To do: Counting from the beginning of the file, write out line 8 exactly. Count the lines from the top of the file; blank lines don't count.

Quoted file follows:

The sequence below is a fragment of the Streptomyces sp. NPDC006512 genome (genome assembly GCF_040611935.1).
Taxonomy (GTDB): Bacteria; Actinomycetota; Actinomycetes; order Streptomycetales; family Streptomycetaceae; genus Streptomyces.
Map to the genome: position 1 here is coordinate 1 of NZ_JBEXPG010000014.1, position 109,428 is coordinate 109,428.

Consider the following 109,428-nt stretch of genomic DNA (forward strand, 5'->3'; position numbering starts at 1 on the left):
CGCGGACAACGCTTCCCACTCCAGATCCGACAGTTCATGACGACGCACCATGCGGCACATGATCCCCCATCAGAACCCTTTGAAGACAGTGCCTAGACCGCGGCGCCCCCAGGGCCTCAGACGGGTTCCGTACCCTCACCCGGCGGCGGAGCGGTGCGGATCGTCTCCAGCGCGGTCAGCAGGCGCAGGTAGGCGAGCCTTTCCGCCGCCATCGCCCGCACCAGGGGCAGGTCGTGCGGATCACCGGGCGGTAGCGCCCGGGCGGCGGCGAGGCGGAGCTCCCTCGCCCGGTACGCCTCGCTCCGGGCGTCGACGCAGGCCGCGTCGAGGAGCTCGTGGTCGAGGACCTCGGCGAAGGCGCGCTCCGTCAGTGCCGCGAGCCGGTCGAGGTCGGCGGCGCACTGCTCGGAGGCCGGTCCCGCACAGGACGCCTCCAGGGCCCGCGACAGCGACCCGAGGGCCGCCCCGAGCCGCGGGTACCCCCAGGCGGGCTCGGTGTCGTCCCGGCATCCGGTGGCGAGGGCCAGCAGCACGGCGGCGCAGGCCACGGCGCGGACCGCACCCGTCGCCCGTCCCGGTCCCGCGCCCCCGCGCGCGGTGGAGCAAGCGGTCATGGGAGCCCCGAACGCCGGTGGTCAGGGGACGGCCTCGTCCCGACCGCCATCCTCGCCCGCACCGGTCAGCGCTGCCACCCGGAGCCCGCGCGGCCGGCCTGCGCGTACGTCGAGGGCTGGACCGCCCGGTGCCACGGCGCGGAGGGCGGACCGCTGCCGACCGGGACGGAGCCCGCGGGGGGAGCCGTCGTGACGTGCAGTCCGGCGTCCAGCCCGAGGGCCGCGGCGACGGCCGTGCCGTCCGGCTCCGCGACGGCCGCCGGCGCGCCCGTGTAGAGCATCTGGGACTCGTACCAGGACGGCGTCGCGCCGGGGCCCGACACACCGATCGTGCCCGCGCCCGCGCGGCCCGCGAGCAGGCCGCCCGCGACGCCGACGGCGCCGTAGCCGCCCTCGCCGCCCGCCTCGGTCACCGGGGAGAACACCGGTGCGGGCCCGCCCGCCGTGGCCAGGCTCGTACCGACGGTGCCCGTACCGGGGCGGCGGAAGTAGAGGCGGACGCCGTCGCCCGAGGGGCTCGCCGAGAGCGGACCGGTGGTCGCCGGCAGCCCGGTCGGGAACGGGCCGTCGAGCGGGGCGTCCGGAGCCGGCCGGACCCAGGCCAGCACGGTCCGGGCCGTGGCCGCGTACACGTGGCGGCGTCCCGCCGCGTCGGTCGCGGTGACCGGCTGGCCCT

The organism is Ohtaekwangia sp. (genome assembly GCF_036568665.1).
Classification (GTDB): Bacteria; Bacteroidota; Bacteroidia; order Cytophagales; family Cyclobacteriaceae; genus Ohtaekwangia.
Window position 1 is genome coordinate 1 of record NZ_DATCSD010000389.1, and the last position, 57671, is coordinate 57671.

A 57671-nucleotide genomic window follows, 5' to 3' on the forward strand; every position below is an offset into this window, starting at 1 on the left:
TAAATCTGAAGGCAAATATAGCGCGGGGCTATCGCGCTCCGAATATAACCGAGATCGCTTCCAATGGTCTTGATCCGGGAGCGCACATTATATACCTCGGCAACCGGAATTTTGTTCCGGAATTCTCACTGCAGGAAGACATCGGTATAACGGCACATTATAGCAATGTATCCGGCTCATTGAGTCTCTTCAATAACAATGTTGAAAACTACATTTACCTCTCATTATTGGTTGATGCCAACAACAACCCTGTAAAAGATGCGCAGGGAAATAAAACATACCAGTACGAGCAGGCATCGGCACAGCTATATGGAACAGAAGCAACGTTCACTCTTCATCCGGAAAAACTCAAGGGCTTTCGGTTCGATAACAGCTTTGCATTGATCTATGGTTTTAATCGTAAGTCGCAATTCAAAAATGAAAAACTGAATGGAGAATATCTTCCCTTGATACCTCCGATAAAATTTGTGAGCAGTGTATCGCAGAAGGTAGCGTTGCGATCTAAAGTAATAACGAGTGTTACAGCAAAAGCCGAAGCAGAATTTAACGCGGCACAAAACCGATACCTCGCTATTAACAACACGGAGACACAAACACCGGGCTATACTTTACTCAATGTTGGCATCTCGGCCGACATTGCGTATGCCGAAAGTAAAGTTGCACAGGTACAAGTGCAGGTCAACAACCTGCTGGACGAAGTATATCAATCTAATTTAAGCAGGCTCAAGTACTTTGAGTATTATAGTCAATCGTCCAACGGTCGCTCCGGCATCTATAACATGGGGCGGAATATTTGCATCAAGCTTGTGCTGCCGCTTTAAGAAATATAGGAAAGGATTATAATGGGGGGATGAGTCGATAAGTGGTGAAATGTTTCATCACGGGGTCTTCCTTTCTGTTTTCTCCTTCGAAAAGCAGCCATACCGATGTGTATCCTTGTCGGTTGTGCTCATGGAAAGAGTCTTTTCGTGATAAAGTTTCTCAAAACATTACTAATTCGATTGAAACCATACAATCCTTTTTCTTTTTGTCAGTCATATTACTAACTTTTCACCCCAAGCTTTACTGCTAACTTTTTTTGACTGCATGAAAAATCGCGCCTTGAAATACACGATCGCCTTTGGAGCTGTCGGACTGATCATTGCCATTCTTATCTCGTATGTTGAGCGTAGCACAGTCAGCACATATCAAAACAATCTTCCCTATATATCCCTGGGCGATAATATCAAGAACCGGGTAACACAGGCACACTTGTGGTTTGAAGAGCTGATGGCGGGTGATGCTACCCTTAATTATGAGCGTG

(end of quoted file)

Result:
Window position 1 is genome coordinate 1 of record NZ_DATCSD010000389.1, and the last position, 57671, is coordinate 57671.